How much is it?
Until recently, the lifetime allowance was super-high and didn’t affect very many people. Now, it has been reduced to £1m. Now this may sound like a vast sum of money, but it is what you need to get an income of around £50,000 at 65 on today’s annuity rates. It is a particular peril for those on final salary pension schemes, and those in the public sector. Equally, strong investment growth and/or inflation could take you over the limit.
What are the penalties for exceeding it?
Nasty. Any amount over your lifetime allowance taken as a lump sum is taxed at 55%. Any amount over your lifetime allowance that you take as a regular retirement income – for instance by buying an annuity – attracts a lifetime allowance charge of 25%. This is on top of any tax payable on the income in the usual way, so you could be paying 65%+ on it. Ouch.
When do I need to worry?
Surprisingly early. Someone who is 20 years from retirement with pensions worth £375,000 would exceed their allowance if their money grew at 5% a year – the historic growth rate from the stock market – with no further contributions. You can apply for lifetime allowance ‘protection’ subject to certain rules. This usually means that your pension can keep growing to a higher cap, but you can’t make any further contributions.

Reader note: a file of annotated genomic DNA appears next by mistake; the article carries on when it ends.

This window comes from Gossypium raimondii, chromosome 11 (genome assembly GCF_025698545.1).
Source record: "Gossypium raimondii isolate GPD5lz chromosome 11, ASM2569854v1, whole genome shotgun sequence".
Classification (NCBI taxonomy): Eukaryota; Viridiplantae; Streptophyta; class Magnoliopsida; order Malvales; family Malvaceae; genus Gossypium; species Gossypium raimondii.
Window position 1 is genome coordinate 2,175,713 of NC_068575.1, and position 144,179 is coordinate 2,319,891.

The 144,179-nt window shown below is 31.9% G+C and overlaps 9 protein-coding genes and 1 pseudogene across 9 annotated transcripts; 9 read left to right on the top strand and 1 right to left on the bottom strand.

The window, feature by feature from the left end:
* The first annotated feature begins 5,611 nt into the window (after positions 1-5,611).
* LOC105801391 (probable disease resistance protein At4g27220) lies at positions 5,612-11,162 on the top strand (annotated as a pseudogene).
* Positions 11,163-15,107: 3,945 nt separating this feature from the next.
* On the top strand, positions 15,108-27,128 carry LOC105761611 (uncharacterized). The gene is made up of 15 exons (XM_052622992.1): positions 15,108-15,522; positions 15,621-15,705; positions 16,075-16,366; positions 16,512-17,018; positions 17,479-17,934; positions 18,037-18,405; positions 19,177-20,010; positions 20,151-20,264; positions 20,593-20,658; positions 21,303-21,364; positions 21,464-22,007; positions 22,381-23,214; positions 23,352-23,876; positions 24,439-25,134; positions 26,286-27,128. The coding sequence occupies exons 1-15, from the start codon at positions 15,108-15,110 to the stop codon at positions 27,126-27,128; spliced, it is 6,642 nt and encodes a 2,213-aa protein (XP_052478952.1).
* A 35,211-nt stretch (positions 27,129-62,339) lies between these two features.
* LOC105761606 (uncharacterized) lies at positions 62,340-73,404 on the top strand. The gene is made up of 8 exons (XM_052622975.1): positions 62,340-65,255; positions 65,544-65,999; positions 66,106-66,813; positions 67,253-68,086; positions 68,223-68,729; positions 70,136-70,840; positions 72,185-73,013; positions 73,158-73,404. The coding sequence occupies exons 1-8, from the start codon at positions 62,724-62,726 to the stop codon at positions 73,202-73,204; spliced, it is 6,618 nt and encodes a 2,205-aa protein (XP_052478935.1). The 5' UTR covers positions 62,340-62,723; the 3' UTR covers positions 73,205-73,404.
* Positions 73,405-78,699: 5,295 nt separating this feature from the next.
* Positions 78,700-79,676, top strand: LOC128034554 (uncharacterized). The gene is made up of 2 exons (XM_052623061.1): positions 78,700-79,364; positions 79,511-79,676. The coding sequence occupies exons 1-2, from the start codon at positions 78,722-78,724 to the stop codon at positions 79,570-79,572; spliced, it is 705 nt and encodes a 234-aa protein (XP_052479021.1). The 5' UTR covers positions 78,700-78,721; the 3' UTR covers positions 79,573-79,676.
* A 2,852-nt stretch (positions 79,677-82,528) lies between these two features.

What should I do?
Check with your various pension scheme providers, including your employer. If you think you might be in trouble, it may be worth taking advice. This is a complicated area and it could cost you a lot of money. You may need to talk to your employer about structuring your benefits differently, or stop making personal pension contributions.
Having too much saved for your pension is a nice problem to have, but it’s best to ensure that the tax man’s not about to land a nasty surprise.
Pension provider Royal London has some more information here.